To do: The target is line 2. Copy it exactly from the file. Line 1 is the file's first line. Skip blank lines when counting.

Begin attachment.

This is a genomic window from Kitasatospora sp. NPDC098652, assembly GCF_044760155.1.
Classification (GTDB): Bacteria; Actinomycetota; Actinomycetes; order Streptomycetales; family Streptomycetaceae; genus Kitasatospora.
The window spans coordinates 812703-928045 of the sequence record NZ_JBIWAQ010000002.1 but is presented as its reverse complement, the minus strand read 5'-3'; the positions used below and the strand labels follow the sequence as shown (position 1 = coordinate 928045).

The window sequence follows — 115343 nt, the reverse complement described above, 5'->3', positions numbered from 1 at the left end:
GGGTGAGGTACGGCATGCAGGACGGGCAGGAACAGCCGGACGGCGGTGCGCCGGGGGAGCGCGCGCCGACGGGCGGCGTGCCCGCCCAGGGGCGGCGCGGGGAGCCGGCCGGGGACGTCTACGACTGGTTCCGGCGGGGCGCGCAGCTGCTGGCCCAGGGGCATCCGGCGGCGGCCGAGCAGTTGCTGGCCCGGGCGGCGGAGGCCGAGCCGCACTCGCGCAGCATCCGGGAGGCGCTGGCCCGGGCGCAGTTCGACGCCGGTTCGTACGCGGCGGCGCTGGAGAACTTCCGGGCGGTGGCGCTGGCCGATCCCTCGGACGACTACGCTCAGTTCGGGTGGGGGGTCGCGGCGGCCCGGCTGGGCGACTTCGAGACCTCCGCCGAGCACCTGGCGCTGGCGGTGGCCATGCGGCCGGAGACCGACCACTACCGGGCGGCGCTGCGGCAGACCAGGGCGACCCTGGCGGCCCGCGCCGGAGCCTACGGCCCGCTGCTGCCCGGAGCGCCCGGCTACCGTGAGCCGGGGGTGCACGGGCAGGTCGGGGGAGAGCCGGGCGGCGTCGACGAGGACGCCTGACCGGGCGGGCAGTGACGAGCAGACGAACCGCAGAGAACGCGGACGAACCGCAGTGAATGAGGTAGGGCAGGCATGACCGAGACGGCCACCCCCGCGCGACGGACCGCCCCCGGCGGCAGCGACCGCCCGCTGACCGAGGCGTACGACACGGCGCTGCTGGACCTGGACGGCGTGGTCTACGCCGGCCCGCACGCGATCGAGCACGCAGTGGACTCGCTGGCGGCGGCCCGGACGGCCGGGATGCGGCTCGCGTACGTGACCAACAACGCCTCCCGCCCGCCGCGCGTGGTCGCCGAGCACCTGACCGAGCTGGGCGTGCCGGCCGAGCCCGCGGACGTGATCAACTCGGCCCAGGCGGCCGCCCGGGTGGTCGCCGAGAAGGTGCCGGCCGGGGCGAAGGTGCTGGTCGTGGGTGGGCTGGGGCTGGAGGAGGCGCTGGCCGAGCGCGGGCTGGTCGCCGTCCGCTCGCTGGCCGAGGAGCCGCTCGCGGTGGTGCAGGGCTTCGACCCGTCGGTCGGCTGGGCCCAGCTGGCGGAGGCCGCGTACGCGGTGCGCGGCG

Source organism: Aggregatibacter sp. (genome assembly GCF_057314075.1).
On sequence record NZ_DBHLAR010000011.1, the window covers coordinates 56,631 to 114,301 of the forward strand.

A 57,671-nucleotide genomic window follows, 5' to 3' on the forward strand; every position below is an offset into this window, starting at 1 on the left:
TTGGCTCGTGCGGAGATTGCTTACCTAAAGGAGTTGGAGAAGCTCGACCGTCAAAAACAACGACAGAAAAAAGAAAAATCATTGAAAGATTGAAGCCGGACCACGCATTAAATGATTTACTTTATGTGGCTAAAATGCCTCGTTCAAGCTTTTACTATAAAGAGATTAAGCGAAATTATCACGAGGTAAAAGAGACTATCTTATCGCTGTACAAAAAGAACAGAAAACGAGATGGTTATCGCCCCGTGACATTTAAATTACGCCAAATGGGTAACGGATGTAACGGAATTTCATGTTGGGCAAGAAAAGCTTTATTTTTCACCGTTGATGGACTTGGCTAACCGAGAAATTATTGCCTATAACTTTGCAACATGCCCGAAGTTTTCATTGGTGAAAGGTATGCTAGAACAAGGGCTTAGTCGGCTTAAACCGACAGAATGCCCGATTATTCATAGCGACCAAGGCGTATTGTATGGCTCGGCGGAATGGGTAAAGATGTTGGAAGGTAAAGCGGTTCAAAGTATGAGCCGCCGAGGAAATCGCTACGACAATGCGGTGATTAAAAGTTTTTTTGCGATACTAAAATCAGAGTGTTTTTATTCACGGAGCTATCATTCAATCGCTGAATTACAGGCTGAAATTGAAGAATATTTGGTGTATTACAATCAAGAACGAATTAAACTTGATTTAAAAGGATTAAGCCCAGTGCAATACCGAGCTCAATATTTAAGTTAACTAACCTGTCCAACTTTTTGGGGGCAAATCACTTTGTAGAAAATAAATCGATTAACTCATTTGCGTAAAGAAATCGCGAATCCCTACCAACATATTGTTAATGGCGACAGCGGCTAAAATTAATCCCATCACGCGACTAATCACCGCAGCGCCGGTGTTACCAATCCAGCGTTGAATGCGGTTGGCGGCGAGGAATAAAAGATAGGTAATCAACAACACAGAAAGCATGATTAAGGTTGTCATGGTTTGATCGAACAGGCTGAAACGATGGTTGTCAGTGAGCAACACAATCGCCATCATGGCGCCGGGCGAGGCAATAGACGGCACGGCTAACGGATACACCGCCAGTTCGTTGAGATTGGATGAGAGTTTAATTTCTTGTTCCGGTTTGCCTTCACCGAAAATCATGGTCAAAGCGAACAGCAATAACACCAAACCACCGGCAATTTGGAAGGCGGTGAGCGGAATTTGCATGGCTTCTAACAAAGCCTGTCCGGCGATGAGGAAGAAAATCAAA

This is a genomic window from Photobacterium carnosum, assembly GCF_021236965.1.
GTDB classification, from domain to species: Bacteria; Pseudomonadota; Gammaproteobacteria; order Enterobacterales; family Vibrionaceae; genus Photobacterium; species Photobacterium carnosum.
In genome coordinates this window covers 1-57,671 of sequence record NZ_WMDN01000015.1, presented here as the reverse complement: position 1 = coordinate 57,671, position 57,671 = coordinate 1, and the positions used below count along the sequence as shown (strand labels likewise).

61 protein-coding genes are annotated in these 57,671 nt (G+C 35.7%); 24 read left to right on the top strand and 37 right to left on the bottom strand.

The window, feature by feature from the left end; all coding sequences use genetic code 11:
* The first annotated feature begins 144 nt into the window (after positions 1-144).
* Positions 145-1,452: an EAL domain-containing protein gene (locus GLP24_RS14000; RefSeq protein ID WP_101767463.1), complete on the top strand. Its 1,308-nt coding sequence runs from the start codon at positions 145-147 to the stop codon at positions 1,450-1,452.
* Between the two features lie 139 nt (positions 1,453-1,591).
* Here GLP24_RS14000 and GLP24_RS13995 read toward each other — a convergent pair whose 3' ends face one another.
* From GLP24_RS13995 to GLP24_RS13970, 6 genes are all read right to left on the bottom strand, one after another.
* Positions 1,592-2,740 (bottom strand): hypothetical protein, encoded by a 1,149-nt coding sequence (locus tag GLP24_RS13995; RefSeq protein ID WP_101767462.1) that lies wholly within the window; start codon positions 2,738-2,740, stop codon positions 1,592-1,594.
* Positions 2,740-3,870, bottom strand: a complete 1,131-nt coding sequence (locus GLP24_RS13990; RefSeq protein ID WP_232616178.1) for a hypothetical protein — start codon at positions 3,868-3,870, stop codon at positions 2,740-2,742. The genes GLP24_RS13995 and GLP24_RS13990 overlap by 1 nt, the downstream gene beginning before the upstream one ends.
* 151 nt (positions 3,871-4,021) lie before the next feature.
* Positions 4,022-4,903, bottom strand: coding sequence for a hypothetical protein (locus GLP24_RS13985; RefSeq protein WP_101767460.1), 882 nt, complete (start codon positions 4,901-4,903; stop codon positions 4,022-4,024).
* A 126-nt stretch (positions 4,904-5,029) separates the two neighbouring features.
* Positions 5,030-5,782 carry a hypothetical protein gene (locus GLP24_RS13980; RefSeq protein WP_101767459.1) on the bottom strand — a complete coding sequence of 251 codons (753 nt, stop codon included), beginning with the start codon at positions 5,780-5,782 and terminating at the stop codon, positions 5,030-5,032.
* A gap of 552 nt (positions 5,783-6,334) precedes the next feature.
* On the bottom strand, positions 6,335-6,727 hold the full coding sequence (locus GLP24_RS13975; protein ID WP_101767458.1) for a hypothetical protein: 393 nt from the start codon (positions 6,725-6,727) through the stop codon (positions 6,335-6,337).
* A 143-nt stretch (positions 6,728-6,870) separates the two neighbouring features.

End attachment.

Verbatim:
Classification (GTDB): Bacteria; Actinomycetota; Actinomycetes; order Streptomycetales; family Streptomycetaceae; genus Kitasatospora.